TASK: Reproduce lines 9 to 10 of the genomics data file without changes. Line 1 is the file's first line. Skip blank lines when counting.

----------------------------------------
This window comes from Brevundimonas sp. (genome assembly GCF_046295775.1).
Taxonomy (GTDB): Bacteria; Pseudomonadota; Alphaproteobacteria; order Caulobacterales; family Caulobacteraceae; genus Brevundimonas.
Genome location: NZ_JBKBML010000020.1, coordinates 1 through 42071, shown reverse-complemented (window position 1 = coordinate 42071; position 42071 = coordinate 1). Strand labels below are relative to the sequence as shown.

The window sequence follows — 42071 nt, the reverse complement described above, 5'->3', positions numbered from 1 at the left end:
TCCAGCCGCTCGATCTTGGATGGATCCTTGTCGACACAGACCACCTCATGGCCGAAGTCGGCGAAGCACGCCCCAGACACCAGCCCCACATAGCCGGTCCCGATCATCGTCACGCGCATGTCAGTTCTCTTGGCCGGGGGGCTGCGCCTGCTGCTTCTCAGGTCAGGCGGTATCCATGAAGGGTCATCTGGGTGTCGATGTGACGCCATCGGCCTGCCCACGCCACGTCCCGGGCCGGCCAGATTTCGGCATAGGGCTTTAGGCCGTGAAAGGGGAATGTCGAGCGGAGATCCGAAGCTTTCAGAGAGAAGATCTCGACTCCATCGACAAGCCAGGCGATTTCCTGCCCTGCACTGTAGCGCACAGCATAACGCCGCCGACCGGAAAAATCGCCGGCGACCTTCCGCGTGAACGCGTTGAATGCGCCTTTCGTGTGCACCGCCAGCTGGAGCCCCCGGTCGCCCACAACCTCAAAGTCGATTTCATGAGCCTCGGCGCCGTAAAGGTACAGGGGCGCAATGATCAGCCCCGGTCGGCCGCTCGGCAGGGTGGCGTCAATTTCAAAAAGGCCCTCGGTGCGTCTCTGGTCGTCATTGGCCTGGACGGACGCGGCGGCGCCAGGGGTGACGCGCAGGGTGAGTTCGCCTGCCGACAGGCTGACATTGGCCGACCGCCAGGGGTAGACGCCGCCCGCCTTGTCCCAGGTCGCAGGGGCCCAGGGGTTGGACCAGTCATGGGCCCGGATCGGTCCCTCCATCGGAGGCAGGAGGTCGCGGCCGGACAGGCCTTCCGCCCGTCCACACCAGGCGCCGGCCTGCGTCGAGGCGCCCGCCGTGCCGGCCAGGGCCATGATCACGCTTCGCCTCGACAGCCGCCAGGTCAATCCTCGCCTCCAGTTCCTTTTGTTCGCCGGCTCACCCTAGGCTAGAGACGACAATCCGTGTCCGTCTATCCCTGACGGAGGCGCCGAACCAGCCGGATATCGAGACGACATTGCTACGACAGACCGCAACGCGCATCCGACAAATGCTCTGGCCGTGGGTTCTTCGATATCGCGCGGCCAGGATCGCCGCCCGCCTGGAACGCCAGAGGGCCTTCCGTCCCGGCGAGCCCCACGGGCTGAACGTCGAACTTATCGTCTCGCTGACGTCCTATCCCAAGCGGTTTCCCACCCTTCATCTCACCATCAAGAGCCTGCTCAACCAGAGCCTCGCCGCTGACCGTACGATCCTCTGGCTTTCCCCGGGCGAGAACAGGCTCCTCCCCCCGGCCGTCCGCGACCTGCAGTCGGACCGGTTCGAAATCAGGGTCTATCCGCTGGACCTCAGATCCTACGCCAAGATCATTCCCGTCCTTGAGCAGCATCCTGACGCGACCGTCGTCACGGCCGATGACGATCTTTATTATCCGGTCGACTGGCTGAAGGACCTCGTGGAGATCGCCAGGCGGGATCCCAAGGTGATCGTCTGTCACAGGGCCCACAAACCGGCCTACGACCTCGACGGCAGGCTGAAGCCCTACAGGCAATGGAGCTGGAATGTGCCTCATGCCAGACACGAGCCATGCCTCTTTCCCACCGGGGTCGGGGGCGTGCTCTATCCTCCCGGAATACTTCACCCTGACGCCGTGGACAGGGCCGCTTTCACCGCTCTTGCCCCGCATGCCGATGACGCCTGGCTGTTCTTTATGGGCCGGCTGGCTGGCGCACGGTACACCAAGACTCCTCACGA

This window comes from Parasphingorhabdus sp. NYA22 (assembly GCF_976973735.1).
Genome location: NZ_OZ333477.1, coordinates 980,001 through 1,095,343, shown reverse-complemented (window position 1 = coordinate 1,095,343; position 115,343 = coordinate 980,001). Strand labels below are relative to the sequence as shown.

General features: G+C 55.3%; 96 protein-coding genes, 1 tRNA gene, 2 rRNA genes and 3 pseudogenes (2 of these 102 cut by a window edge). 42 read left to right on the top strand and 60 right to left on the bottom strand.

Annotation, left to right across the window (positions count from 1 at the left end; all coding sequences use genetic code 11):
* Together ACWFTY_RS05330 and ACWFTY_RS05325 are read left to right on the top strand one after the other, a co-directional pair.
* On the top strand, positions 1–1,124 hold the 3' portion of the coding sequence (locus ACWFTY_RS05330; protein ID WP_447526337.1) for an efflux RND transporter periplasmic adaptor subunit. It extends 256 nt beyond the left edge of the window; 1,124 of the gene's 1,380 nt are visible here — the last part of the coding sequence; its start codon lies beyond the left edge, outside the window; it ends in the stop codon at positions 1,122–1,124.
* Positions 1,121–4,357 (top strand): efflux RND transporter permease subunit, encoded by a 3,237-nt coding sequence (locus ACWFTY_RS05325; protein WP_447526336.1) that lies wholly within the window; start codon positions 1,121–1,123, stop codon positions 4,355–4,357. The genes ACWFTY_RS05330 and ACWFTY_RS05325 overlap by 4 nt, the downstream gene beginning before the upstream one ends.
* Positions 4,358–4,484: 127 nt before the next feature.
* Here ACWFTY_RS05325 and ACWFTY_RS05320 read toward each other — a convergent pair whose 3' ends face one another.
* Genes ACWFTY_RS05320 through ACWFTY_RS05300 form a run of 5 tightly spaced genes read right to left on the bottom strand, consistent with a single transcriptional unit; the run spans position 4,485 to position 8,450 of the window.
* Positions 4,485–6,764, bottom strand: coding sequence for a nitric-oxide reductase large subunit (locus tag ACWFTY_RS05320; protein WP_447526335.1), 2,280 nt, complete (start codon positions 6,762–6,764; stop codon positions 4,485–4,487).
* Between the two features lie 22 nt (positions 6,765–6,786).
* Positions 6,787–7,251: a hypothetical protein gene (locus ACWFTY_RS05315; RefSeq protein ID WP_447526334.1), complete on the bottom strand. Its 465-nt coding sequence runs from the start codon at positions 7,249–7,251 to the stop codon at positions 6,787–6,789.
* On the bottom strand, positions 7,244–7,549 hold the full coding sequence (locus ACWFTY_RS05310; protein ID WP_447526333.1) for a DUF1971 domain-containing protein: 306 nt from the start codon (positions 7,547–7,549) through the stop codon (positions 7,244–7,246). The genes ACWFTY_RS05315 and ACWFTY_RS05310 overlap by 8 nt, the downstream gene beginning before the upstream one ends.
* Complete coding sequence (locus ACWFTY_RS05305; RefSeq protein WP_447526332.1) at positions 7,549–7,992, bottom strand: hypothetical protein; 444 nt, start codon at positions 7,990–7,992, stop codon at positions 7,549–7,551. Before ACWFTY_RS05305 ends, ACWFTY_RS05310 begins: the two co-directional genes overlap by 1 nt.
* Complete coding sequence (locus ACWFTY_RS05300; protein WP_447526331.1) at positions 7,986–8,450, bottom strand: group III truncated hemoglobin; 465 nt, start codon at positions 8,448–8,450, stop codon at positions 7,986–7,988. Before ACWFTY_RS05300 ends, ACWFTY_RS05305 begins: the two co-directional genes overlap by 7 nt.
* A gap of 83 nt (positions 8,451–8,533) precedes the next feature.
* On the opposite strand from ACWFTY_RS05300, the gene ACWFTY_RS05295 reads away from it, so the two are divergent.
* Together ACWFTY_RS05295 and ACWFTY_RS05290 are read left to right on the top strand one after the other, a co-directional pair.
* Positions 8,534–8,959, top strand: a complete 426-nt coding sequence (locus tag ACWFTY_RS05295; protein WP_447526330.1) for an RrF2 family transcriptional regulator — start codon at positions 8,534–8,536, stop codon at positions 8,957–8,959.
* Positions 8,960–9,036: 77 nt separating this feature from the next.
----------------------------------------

Annotation, left to right across the window (positions count from 1 at the left end; all coding sequences use genetic code 11):
* Together ACWFTY_RS05330 and ACWFTY_RS05325 are read left to right on the top strand one after the other, a co-directional pair.